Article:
3 Rob Scuderi - Pittsburgh Penguins
Defenceman Rob Scuderi’s name has been thrown about a lot lately when it comes to players the Penguins could do without. The 36-year-old makes $3.375 million a year on average and is under contract for two more years. He had a goal and nine assists last year and has just eight goals in 720 career games with one more in 117 playoff contests. The Penguins would rather be paying a younger player the same or less money for the same production they receive in both ends of the ice from Scuderi.
3. David Clarkson - Columbus Blue Jackets
The Blue Jackets have several players on long-term contracts with David Clarkson being one they probably regret trading for. Columbus acquired the 31-year-old forward from Toronto after he quickly became a whipping boy of the fans there for his underwhelming play and boneheaded penalties. Columbus was paying the injured Nathan Horton anyway and figured they might as well get a warm body out of the deal. Clarkson suffered a season-ending injury about a week after joining Columbus and he’s got five years left on his seven-year $36.75 million deal with a no-movement clause. Clarkson obviously didn’t get any smarter over the summer as he was recently thrown out of a preseason game for kneeing on his first shift. The NHL has requested a video of the incident.
2 Joe Thornton - San Jose Sharks
The Sharks are committed to elite centre Joe Thornton for two more years at $6.75 million. However, they tried to send him a message just over a year ago by taking the captaincy away from him. They couldn’t move him though since he has a no-movement clause in his contract. The Sharks missed the playoffs last season and Thornton had his lowest points-per-game total in 14 seasons with 16 goals and 49 assists. He was just a minus-4 on the year, but it was the first time he’s been a minus since back in 2000-01. It’s no secret the Sharks believe they wouldn’t be weakened if Thornton left and they could still get a decent return for him.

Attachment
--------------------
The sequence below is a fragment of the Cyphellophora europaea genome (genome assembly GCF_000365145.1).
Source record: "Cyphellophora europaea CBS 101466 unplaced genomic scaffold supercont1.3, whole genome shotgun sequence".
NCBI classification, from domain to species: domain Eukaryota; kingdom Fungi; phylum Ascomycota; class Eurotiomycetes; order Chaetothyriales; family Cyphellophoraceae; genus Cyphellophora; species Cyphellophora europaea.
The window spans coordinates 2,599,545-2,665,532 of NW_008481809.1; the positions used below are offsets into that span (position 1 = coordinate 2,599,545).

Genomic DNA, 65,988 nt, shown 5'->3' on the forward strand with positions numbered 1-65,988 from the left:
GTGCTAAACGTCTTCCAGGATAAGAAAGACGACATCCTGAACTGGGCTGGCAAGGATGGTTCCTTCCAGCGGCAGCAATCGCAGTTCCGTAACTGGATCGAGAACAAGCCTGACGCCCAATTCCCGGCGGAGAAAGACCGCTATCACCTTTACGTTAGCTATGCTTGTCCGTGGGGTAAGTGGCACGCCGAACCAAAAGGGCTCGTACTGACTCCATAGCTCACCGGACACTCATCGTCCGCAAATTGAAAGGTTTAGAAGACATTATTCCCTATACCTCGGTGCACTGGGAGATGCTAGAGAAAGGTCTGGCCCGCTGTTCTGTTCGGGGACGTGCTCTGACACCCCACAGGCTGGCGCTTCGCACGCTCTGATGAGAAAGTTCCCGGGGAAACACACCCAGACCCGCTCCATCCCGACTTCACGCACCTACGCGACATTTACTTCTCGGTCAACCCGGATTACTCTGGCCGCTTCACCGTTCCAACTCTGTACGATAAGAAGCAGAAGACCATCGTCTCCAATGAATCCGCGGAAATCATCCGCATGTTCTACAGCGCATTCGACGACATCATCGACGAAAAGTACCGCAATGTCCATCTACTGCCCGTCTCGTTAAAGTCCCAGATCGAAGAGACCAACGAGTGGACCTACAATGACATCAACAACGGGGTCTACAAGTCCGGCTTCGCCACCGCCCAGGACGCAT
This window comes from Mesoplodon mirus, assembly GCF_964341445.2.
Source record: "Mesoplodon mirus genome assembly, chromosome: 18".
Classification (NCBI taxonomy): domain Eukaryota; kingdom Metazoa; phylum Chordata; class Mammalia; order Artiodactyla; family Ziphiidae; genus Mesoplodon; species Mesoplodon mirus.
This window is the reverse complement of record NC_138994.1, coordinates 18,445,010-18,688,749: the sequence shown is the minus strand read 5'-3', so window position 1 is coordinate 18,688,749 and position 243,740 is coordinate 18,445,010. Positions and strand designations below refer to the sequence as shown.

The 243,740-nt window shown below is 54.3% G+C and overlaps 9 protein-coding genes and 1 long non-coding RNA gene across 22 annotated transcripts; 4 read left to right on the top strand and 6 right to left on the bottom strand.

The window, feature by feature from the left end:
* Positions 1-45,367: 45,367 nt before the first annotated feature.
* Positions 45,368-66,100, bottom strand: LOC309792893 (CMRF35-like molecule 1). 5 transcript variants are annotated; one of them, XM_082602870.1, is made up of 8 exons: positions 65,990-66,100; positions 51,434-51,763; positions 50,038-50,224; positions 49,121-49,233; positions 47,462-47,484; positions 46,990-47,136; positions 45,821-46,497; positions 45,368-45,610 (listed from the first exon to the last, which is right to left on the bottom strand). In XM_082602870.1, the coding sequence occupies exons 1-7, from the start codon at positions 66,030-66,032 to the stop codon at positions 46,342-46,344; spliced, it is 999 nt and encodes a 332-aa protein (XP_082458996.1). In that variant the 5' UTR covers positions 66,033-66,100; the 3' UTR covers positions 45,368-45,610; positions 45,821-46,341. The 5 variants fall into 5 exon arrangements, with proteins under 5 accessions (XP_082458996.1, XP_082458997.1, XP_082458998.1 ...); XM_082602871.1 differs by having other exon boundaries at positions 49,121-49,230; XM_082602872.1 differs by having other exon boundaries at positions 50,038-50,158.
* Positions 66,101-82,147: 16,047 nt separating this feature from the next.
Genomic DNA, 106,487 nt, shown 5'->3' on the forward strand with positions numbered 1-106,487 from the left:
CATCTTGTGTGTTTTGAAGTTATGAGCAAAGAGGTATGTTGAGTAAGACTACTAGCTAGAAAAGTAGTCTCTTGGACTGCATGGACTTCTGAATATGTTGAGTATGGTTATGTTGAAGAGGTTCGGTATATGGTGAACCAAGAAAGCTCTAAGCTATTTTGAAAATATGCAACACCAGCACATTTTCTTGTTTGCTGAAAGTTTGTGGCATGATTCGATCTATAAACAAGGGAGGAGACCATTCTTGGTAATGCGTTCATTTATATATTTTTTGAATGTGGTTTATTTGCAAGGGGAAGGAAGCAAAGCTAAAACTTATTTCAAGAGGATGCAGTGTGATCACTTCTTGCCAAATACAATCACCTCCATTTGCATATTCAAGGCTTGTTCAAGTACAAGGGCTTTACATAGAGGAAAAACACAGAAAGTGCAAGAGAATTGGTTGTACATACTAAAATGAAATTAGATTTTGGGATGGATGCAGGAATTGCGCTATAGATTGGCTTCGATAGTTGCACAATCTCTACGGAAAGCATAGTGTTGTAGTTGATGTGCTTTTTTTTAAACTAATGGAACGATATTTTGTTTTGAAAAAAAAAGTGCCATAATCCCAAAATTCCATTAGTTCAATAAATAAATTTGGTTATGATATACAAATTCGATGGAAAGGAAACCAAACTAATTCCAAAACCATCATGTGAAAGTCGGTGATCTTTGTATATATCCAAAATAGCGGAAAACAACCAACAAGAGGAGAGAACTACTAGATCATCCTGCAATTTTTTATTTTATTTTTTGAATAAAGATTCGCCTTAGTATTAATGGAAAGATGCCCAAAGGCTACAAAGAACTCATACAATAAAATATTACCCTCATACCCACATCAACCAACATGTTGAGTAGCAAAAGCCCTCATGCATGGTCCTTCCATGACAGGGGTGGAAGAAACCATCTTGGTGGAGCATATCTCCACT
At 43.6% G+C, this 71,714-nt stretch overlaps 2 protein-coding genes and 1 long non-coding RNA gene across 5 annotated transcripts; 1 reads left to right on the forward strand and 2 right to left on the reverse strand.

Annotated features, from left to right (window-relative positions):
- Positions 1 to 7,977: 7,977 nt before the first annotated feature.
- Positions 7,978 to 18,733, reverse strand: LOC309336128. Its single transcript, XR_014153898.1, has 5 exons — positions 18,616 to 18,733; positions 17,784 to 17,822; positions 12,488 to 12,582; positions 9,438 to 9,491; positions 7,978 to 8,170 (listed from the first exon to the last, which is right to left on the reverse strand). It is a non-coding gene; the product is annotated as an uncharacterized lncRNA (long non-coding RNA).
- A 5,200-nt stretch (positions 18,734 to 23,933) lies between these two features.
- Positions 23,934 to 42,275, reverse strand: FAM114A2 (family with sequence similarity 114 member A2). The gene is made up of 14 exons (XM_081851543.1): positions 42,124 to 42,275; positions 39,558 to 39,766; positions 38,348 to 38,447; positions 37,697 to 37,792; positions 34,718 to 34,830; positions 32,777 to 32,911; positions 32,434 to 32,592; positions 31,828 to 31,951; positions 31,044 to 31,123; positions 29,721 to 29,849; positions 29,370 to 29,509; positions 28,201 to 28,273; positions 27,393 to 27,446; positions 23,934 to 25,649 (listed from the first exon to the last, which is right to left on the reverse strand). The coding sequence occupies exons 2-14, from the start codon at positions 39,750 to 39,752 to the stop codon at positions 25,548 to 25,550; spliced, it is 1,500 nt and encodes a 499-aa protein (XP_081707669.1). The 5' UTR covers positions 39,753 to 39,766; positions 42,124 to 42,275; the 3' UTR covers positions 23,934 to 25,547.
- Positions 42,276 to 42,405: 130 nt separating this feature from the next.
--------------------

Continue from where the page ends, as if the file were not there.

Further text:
1 Dion Phaneuf - Toronto Maple Leafs
After putting fans through one of the most miserable seasons in Leafs history, the team basically got rid of one major player during the offseason when Phil Kessel was shipped to Pittsburgh. The ripping apart of the roster didn’t happen and the squad is still left with the likes of Tyler Bozak, Joffrey Lupul and captain Dion Phaneuf. The fans would like to see Phaneuf go because of his lack of leadership skills and production as well as his penchant for taking bad penalties, giveaways, and making bad plays.
The Leafs have are loaded up with young defenceman such as Morgan Rielly and Jake Gardiner who should be being groomed for the top two spots on the blue line during the Leafs supposed rebuild. The 30-year-old has five years to go on his seven-year deal though with an average salary of $7 million and a no-movement clause.
Leave A Comment
Looking for an AD FREE EXPERIENCE on TheSportster?Get Your Free Access Now!